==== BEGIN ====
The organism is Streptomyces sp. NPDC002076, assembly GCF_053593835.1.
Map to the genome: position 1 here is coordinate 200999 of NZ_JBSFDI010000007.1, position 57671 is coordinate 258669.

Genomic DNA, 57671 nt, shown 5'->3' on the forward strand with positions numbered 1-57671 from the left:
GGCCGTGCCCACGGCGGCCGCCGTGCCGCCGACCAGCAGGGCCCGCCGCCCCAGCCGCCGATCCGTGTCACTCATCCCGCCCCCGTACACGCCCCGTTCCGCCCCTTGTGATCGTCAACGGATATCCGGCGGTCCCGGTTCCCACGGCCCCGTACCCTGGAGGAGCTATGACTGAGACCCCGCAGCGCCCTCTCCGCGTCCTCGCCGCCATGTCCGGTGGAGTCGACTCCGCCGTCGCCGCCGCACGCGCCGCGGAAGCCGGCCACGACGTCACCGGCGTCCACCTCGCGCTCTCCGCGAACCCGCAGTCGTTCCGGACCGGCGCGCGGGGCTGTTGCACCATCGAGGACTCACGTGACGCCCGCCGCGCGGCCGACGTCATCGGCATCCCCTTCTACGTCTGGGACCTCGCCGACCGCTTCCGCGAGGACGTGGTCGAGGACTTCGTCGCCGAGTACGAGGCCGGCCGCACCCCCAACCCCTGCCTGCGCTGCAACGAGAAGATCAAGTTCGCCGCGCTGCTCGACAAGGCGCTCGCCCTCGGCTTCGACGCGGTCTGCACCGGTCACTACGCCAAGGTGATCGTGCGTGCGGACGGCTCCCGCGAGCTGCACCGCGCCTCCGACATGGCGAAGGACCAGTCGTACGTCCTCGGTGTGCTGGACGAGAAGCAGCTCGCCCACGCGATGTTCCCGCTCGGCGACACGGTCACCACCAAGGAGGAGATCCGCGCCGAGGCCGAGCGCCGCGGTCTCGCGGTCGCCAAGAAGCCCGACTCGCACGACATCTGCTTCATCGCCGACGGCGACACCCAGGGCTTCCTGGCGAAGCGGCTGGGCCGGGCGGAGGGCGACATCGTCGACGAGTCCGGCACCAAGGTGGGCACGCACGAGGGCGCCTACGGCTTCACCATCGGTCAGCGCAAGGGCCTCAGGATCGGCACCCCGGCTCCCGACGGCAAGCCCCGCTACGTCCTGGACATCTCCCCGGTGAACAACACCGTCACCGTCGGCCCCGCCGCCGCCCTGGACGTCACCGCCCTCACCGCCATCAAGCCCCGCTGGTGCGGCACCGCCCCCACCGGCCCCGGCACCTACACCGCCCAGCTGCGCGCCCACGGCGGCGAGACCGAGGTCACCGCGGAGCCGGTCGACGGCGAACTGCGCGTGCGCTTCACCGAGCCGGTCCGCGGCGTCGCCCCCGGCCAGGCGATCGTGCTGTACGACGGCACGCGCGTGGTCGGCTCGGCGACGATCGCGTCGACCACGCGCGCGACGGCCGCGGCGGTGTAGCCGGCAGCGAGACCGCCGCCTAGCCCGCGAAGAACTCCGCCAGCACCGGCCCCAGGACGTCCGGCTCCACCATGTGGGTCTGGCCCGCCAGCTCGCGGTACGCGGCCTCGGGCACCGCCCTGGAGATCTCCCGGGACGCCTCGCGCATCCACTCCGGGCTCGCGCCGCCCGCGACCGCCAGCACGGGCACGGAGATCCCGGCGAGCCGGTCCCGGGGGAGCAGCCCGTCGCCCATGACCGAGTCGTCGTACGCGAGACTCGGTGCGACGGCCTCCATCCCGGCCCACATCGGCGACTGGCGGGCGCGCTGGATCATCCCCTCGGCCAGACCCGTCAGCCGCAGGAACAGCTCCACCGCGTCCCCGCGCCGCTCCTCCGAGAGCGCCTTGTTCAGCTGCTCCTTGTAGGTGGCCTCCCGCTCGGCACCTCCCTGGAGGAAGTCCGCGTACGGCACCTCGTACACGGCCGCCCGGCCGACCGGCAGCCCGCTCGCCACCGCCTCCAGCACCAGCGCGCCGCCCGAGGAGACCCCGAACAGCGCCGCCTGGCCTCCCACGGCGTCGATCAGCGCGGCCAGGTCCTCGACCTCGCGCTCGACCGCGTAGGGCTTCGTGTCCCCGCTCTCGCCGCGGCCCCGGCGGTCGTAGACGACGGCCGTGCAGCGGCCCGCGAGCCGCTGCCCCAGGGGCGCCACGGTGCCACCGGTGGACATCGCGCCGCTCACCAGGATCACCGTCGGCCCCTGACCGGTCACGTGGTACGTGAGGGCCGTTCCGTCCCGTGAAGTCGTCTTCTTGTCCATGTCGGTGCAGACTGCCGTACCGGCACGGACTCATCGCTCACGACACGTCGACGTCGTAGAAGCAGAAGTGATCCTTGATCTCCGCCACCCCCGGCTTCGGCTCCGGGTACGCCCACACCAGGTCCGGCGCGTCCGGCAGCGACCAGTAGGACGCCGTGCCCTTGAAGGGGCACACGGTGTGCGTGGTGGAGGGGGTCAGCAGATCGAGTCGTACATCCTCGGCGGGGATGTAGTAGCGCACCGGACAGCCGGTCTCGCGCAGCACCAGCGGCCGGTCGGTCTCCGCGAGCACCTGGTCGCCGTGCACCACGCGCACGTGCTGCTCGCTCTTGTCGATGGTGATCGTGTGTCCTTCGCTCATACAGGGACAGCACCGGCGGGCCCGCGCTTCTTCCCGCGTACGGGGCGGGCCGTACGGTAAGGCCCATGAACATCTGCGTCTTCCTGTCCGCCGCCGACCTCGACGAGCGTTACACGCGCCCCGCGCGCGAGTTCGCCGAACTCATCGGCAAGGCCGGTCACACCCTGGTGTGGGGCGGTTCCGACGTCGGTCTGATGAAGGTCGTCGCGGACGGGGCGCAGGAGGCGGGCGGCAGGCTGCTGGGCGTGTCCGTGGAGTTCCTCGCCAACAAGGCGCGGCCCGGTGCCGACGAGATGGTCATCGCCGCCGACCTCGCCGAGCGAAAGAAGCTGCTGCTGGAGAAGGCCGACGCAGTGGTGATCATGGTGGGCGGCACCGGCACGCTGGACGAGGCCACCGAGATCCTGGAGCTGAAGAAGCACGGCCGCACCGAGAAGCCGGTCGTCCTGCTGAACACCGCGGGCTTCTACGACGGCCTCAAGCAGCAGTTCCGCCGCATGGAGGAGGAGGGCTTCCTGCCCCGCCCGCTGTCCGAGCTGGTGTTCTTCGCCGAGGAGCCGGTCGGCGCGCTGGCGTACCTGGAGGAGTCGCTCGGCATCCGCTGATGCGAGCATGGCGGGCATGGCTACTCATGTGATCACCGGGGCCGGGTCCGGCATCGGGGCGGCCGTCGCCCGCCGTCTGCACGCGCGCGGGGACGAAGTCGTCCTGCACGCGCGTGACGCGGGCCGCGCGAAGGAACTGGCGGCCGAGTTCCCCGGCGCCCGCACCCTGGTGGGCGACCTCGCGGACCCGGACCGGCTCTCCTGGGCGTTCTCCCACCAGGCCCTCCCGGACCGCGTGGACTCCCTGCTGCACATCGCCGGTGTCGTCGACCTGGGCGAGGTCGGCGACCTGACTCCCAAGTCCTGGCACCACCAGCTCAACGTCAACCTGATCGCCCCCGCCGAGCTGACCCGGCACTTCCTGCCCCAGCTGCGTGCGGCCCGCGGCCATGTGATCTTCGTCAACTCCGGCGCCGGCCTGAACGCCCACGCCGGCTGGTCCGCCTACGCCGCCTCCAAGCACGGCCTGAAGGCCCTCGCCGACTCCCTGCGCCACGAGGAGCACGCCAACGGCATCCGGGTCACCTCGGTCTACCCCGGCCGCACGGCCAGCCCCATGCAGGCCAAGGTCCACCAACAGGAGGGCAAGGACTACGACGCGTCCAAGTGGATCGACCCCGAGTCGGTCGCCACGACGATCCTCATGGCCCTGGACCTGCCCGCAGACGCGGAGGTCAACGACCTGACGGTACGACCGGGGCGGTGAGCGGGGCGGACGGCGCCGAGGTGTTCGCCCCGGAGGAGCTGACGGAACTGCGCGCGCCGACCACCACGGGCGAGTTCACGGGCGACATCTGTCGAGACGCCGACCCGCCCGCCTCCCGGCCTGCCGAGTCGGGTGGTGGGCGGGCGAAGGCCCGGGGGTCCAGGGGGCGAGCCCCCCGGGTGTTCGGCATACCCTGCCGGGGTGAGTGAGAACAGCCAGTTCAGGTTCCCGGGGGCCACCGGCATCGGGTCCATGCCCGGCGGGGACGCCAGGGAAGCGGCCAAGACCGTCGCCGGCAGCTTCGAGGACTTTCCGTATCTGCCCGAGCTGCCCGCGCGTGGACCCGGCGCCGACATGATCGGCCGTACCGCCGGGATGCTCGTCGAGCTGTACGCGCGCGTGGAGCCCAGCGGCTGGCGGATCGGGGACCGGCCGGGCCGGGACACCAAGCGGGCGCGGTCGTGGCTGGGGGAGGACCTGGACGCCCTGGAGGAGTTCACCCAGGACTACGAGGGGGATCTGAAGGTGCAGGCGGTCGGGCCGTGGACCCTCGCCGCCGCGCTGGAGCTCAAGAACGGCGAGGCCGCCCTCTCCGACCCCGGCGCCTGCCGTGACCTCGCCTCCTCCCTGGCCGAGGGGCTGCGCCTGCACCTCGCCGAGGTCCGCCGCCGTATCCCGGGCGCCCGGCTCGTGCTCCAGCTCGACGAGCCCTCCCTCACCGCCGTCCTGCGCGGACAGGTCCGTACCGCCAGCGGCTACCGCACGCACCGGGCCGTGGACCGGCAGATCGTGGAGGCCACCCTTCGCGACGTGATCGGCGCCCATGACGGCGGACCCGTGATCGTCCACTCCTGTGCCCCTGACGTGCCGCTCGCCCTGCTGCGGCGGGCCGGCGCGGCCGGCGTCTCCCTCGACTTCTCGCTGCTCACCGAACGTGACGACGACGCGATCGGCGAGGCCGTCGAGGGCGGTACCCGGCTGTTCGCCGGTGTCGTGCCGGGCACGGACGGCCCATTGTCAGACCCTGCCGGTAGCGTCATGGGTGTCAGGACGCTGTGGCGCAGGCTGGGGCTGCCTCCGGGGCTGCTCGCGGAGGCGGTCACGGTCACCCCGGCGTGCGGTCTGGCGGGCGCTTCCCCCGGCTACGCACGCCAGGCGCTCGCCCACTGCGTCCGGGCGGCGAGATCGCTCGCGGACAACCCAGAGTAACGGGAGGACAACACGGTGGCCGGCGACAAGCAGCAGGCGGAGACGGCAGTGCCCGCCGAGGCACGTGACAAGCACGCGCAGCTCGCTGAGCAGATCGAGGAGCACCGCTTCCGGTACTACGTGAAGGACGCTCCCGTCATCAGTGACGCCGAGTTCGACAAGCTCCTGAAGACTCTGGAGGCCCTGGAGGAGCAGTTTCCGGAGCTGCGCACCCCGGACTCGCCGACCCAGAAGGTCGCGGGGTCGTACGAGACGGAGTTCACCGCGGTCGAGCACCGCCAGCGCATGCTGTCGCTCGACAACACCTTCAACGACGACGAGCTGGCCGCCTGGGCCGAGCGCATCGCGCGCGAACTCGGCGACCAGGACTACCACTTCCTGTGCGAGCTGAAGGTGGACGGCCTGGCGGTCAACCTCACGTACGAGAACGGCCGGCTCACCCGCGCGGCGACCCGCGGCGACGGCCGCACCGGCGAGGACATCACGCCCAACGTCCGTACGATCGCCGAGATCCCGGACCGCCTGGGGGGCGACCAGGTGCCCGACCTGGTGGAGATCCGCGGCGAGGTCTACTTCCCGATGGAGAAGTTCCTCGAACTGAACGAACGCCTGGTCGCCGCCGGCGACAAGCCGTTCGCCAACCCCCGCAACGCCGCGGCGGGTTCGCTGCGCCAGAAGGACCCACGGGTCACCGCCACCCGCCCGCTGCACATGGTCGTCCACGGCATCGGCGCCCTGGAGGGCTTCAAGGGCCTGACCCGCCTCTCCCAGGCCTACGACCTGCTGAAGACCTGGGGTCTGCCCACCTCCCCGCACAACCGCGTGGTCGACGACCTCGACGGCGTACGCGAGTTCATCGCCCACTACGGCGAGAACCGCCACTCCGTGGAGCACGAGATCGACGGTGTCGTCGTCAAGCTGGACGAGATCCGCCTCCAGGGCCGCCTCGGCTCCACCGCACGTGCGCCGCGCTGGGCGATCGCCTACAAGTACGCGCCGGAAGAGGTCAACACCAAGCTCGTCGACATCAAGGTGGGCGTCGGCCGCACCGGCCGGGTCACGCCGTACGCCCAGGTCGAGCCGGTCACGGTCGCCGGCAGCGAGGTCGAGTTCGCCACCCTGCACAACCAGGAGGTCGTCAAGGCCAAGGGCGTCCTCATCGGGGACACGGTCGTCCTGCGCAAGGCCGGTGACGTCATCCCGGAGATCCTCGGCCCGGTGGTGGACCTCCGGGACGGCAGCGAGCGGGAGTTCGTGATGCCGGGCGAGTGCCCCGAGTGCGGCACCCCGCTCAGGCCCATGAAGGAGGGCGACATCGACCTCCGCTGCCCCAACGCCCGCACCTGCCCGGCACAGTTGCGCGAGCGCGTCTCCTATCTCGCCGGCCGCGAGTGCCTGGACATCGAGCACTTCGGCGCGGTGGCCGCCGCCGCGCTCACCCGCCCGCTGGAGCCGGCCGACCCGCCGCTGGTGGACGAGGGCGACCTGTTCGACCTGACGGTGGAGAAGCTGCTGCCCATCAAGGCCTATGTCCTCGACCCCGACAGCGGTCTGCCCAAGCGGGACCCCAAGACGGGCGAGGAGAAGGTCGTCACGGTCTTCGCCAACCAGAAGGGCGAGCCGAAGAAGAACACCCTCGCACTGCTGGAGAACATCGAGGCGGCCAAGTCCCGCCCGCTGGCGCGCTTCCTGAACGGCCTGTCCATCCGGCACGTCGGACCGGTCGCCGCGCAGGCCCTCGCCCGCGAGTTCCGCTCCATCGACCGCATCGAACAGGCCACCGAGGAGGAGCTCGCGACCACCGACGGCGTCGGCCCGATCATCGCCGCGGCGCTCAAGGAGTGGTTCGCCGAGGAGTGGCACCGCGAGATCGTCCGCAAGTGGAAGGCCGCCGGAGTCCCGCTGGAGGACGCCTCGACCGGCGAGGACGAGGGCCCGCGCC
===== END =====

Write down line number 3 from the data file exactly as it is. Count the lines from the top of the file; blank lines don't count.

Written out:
Genomic DNA, 57671 nt, shown 5'->3' on the forward strand with positions numbered 1-57671 from the left: